U.S. considers ‘more pressure’ on Assad regime
An emboldened President Bashar al-Assad has missed two deadlines to turn over his deadliest chemical weapons
The United States is considering further steps to put pressure on the regime of President Bashar al-Assad in Syria, President Barack Obama said on Friday.
“We don’t expect to solve this any time in the short term so there are going to be some immediate steps that we have to take to help the humanitarian situation there,” Obama said at a meeting with King Abdullah II of Jordan.
“There will be some intermediate steps that we can take to apply more pressure to the Assad regime.”
Obama said that both leaders "recognize that we can’t just treat the symptoms" of the crisis, "we’re also going to have to solve the underlying problem -- a regime led by Bashar al-Assad that has shown very little regard for the well-being of his people.
"We are going to need a political transition in that region," Obama said.
"We don’t expect to solve this any time in the short term so there are going to be some immediate steps that we have to take to help the humanitarian situation there," he said.
"There will be some intermediate steps that we can take to apply more pressure to the Assad regime, and we’re going to be continuing to work with all the parties concerned to try to move forward on a diplomatic solution," Obama said, without specifying what those steps may be.
An emboldened Assad has missed two deadlines to turn over his deadliest chemical weapons, as part of a deal struck by U.S. and Russia following an Aug. 21 nerve agent attack near Damascus that Washington believes claimed more than 1,400 lives.
The disarmament plan was originally hatched as part of Russia’s efforts to shield Syrian President al-Bashar Assad’s regime from U.S.-led military strikes that Obama threatened after the attack.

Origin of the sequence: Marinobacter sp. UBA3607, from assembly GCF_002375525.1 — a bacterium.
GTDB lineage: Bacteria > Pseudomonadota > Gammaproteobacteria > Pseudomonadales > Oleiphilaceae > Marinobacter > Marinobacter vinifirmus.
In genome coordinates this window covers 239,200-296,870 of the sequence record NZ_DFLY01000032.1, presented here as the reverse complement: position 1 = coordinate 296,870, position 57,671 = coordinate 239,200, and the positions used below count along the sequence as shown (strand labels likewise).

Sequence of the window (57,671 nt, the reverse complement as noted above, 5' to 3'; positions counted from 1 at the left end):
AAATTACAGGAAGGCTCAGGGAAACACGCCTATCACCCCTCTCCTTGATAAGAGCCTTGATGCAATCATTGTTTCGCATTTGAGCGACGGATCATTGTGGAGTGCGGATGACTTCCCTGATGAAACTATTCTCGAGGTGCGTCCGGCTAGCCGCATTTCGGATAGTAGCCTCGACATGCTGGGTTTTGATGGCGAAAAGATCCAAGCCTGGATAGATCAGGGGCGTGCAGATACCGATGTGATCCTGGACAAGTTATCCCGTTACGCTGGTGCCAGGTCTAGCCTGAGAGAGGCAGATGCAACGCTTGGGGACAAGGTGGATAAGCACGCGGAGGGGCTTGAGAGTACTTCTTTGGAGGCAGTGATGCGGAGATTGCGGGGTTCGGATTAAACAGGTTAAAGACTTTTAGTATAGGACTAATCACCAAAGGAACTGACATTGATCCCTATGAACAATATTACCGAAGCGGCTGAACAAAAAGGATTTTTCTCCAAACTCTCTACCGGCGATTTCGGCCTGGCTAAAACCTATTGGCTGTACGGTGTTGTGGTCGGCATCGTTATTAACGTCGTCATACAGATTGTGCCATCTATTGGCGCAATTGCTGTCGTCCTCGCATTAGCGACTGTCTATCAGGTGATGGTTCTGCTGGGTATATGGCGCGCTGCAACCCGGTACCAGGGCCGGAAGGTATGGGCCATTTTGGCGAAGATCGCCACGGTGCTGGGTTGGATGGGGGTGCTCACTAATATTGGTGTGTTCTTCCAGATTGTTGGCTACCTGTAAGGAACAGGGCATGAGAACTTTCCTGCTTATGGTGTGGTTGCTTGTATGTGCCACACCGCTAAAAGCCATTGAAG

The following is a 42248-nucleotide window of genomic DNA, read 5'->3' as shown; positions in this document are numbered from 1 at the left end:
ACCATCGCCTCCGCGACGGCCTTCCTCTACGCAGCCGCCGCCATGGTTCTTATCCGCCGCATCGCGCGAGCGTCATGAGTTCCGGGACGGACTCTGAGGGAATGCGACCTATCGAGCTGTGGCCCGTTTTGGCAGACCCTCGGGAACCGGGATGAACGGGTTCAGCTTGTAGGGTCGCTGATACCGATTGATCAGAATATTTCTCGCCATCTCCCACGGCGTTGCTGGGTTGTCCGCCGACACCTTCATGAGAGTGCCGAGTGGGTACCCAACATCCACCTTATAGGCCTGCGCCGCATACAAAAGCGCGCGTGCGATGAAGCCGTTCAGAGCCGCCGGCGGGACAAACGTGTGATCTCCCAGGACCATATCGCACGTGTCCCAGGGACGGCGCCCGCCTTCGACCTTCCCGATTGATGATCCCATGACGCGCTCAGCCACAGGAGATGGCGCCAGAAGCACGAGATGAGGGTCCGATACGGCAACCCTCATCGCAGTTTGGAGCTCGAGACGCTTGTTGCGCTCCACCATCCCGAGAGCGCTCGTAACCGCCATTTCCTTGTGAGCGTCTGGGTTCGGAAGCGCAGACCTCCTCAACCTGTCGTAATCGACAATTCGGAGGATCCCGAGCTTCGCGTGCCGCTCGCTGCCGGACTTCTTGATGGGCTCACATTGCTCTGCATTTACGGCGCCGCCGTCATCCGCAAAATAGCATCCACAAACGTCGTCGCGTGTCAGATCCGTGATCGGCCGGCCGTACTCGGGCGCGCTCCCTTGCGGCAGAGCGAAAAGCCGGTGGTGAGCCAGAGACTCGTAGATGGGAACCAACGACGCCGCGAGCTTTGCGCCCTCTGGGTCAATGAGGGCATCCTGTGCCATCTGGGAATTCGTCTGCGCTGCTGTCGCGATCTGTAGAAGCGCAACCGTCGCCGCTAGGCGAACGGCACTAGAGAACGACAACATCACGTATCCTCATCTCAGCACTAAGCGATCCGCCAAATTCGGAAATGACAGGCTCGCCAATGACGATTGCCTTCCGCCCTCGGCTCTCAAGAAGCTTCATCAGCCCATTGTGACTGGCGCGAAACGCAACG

The third round of peace talks between Syrian opposition and regime delegations in Geneva last week has made no progress, Faisal Mokdad, the country’s deputy foreign minister said Friday.
“We deeply regret that this round did not make any progress,” Mokdad told reporters, as both sides traded blame over the deadlock in the second round of the Geneva talks which started Monday.
“We have done our best” on humanitarian access but some statements by U.N. humanitarian chief Valerie Amos are “absolutely unacceptable,” Mokdad said, according to Reuters.
Speaking separately just minutes earlier, Louay Safi the Syrian opposition spokesperson complained about the other side’s failure to budge.
“The negotiations have reached an impasse,” Safi said.
“If this situation does not change .. It means that the negotiations are not moving towards a political solution. We are now awaiting serious progress,” he added.
Meanwhile, Sergei Lavrov, the Russian foreign minister, accused backers of the Syrian opposition of seeking “regime change” and said the creation of a transitional governing body must not be the sole focus of peace talks in Geneva.
(with AFP and Reuters)
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